7 Reasons for the Holes in the Leaves of Your Roses

7 Min Read

Have you noticed any holes in the leaves of your roses? Rose leaves that have been munched on are not uncommon, but who is usually to blame? Explains seven possible causes of holes in rose leaves in this article, along with some remedies.

1. Slugs/Snails


Though they are typically the enemy of vegetable gardeners, slugs and snails can also attack roses. They often only harm the lower leaves and canes, leaving behind jagged holes and mucus trails.

When these molluscs are active at night, this is the best time to find them. Though they aren’t always fussy, they generally like herbaceous plants over huge woody perennials like roses.


Slugs and snails are slithering molluscs that eject slime trails surrounding their damaged areas, causing them to seem ragged and withered. Slugs’ bodies are similar to those of snails, except that they do not have spiralled shells on the outside.

The Fix

  • Arrange your roses with vertical copper screens in between.
  • Remove any dead leaves and sticks that your roses may be using as cover and moisture from their base.
  • Put beer traps to use.
  • Use a torch to locate them at night, and then remove them by hand.

2. Fuller Rose Beetle

Fuller Rose Beetle.jpg

Rose weevils, or fuller rose beetles, enjoy munching on the notches in leaves. Their holes are ragged and irregular, not like the clean, smooth-edged notches made by leafcutter bees, so you can tell them apart from each other’s damage. These beetles have brown, greyish-grey, pointy snouts that are reminiscent of weevils. Each one is ⅓ inch long.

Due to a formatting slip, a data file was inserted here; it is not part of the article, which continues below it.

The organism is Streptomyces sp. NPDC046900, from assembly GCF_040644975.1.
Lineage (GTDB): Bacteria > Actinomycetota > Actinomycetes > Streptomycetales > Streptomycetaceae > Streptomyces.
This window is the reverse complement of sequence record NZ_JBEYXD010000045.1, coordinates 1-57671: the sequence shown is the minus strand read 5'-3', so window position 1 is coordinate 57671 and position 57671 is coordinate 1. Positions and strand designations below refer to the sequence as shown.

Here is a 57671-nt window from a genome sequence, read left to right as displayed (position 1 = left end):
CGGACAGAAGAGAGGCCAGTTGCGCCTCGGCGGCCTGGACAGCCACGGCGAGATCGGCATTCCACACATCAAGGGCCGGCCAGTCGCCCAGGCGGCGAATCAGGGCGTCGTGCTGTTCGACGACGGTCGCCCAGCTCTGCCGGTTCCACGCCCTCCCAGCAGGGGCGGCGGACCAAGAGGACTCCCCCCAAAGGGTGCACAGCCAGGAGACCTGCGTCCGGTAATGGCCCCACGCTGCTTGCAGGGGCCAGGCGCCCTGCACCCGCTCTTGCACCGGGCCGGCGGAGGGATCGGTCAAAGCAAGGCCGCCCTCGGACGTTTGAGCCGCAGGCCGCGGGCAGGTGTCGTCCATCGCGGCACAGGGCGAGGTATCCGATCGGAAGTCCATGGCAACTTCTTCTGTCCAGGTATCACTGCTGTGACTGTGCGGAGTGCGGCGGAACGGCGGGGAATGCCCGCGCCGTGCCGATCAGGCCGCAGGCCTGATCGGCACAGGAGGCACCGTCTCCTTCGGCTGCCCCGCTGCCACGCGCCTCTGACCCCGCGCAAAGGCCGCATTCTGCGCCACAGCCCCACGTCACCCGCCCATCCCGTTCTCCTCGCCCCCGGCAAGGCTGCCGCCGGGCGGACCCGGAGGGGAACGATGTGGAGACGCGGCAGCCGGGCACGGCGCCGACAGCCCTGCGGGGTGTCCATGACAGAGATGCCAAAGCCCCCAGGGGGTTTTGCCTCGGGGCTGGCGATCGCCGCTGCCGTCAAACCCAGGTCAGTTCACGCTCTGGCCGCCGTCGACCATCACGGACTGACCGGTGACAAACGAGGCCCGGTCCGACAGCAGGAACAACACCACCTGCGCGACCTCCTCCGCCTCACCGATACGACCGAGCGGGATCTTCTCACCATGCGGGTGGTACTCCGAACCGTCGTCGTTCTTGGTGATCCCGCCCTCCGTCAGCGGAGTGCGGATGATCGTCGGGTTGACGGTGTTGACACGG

They are born on earth as grubs that eat the roots of plants. Larger rose beetles can be ignored in small quantities because they often don’t cause significant harm. Wasps, parasites, and ladybirds feed on them.


Night-time is when these insects are most active. Look for jagged, serrated leaf margins that have been chewed. During the day, they dig holes in the ground, and then at night, they climb roses to find food.

The Fix

  • Encircle your rose’s base with tape, sticky side out. They won’t be able to ascend over the barrier because they can’t fly.
  • Plant companion plants that attract predators, such as sweet alyssum, yarrow, and alliums.
  • Early spring is the best time to find them (May or June) and remove them by hand.
  • Construct a ground trap or buy one.

3. Leafcutter Bees

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Leafcutter bees may have visited your rose garden if you notice neat, round scratches at the margins of your leaves. Both household gardens and the agricultural industry enjoy these helpful pollinators.

The sizes of leafcutters and honeybees are comparable. They don’t harm your rose in any way over time, nor do they truly consume the leaves. Rather, they use their scissor-like jaws to chop off little bits. After that, they roll leaves into tubes, stuff them with pollen, and line their nests with them.